If you’ve landed here looking for advice on winter running, you’ve found your blog and your people. Yes, we are a special kind of crazy. Let’s bond over some snot-cicles, frozen lashes, and crystal beards (though neither of us have ever had a real beard…).
While many of us have run for years in frigid and snowy temps, we have to actively remind ourselves how to run in the winter wonderland. In this blog post we will go over how to navigate adverse conditions, dress for the winter run, and find alternatives to outdoor training (because being healthy and safe is better than being tough!).
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Navigating Adverse Conditions
Just this past weekend, a friend and I ran on our normal long-run route, but it was different. Overnight it became icy and uneven in places.
Shalane Flanagan once said, “You don’t take a Ferrari off-roading.” While I can’t claim to be as fine-tuned a vehicle as a Ferrari, I may be a sporty Corolla. The same idea applies. Unless I have been working diligently to run on these types of uneven ground, I should proceed with extreme caution.
If you find yourself navigating adverse conditions, here are some practical tips:
Shorten your stride.
While shortening your stride is almost always a good tactic for running long distances, it is especially important to focus on this element of form with uneven or ambiguous surfaces. The reason being if you overstride and your foot lands in front of you, the chances of injury are much higher. Shortening your stride length will help your foot fall more naturally underneath you which gives you the greatest opportunity to regain central balance.
It’s also significantly more economic and generally sound advice for any time/place you’re running.
Go easy on the push off.
The harder the push off, the harder the fall. If you happen to step on a slick spot with great force, it will propel you with… great force. Ouch! Light and quick steps are better than aggressive, powerful ones (or lethargic, lazy ones, if we’re being honest).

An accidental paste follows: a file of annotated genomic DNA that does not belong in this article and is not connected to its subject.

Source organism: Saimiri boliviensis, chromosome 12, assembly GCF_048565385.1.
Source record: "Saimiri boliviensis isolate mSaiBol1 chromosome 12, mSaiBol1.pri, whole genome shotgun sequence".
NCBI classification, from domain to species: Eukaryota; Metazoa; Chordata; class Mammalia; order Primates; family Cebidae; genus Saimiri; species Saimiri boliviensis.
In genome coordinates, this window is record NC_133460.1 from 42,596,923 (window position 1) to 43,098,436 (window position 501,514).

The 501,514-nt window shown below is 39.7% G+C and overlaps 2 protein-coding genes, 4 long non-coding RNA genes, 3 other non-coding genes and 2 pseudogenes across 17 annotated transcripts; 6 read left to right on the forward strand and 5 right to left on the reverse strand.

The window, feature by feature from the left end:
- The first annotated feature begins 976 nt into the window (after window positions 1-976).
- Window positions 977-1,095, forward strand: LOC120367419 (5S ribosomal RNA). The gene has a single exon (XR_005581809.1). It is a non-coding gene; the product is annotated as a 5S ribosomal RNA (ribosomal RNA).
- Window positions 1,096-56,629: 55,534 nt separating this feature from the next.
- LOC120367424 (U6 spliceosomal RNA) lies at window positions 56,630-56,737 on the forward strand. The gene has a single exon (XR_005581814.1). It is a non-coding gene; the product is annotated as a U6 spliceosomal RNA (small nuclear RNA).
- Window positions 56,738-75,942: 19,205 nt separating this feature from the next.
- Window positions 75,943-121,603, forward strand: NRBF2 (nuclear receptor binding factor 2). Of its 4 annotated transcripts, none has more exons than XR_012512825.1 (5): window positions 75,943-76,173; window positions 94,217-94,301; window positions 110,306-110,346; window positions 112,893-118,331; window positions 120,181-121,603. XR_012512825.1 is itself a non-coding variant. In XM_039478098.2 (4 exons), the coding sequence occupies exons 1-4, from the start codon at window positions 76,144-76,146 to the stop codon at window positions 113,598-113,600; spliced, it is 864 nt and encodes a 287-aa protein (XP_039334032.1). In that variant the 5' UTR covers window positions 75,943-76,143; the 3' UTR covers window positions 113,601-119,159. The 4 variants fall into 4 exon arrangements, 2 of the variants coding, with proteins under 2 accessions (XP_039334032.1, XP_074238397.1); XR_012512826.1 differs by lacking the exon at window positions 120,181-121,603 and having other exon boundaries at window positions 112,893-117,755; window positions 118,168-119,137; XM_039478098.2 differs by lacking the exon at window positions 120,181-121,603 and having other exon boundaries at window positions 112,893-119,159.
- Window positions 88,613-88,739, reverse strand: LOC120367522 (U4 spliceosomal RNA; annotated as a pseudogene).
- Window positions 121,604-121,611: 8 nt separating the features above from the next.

Run Hands Free
Resist holding anything while you are running, including bottles or a cell phone (I am guilty of this as you probably can tell if you follow us on Instagram). The practical reason is that you can better catch yourself if you fall.
Dress for the Run
It is so much easier to get out the door if we are a little overdressed. Training is different than racing. In races, we will more likely wear less knowing we will warm up. During training, proper gear will help motivate to get outside.
Protect your extremities.
Hands, ears, and feet are important areas to insulated during a chilly run. I don’t know any runner who has too many pairs of gloves. They get disgusting and need to be washed routinely. Zach also has a nifty pair of wind resistant base-layer briefs. He highly recommends them.
I don’t mean to brag, but I think I can accurately praise my fellow Michiganders that they know how to layer. You can always shed layers as you warm up. Good running layers include: moisture wicking base layer, half-zip or full zip, outer shell, and maybe a vest. You won’t need all of those all the time, but that is a solid ordering of layers for the distance runner.
Don’t forget your face.
“I can’t feel my face when I’m with you…” I could sing this to winter on the regular. Breathable neck warmers (like Buff) can be pulled over the face, valuable for varying body temperatures and volatile outdoor conditions. You can also get face masks specific to running.
RUNNING HACK: You can use vaseline to keep your face a little warmer and protect your skin from the wind. Similarly, vaseline can help your lips. Please, take it from me… I have split my lips to painful dysfunction. Protect your lips.
We recently added our complete Gear Bag due to our requests for recommendations. It’s the big list of all our favorite running stuffs (tech, shoes, apparel, nutrition, recovery, etc.). Browse the winter section for a more extensive list of gear and clothing we use.
Alternatives to Outdoor Training
Running alternatives include, of course, the treadmill if you are fortunate enough to have one or have access to one. Your local universities may sell memberships to use their indoor track facilities. We have found a great benefit to having a gym membership, especially for the childcare advantage.
A more extensive conversation on cross training will happen in the near future. A few of our favorites include:
- Aqua Jogging
- Zero Running
If you are stuck, snowed in, and can’t do a darn thing, consider a rest day with a focus on mobility and strength.
Running in a winter wonderland can be truly wonderful, but we have to respect the elements. Concise running form, proper gear, and a solid back up plan for exercise will help you train successfully through the (many) winter months.
Have a thought? We would love to hear it. Thanks to Joe Swinehart of Lansing, Michigan for reaching out with questions about running in the winter.
As always, thanks for reading! We welcome comments. Stay warm, friends!